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Former Missouri Governor Talks Global Economics

T.J. Carson
Bob Holden believes a regional approach can help the Midwest become more successful in a global economy.

The head of the Midwest-U.S. China Association doesn’t want to see America's cornbelt fall behind in a changing global economy.  Bob Holden, who served as governor of Missouri from 2001 to 2005, spoke at Monmouth College as part of its "Midwest Matters" initiative.

Holden told attendees the Midwest must make changes in the way it does business.

“We are in a new world with new businesses and countries competing against us for their share of the economic pie, working to write new rules and setting different priorities, building their own alliances that they control, and not us,” Holden said.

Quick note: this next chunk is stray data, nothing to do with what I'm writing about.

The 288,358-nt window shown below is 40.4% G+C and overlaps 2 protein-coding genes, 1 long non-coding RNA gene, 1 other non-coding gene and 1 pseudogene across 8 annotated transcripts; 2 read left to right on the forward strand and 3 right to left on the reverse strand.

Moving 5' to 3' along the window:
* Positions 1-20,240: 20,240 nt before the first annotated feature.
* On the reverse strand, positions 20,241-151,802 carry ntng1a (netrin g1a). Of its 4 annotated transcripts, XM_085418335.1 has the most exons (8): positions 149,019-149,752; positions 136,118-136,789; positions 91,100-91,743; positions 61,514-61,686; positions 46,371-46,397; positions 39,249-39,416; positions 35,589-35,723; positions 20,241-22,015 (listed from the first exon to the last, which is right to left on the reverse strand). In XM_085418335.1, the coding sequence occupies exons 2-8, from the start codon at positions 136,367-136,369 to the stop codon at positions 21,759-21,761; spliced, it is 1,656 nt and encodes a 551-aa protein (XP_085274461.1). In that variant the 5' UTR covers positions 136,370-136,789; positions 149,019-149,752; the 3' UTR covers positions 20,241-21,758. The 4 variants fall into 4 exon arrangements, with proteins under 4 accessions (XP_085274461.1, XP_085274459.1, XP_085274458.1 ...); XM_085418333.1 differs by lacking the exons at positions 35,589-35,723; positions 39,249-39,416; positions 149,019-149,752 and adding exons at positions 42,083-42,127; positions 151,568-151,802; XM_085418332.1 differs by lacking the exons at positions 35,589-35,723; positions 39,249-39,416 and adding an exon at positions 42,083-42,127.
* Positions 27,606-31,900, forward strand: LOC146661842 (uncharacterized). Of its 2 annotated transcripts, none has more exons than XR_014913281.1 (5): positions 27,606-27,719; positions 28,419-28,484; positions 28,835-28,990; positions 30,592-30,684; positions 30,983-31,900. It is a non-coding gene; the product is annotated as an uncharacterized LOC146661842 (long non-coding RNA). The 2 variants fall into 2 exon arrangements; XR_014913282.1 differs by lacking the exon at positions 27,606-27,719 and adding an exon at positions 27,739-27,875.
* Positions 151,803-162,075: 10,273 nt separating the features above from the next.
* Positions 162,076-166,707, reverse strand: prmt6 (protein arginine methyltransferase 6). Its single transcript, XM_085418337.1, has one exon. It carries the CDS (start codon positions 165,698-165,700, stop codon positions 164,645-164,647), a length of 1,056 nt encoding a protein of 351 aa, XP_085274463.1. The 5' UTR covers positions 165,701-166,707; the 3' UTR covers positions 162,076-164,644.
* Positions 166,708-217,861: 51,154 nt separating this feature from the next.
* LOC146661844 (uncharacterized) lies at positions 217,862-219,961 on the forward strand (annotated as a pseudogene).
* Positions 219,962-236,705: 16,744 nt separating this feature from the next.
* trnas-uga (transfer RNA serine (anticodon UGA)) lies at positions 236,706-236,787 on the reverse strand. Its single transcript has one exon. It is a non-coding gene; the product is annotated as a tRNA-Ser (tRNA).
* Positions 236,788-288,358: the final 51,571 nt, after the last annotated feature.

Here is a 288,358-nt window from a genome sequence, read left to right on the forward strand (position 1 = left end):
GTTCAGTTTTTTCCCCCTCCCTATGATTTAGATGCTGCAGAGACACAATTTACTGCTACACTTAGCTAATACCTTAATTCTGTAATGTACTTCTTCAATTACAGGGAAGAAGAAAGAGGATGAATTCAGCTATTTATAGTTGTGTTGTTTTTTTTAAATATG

Holden said economic decline should be expected if the status quo was maintained. But he also said there are ways the Midwest can keep up in the global economy.

“The one resource the world will be demanding more than any other 25 years from now, and it is not oil.  It’s fresh water.  Our region has 22% of the world’s fresh water,” Holden said.

Holden also wants to see Midwestern colleges and universities work to attract more international students. He said that would help develop the next generation of leaders.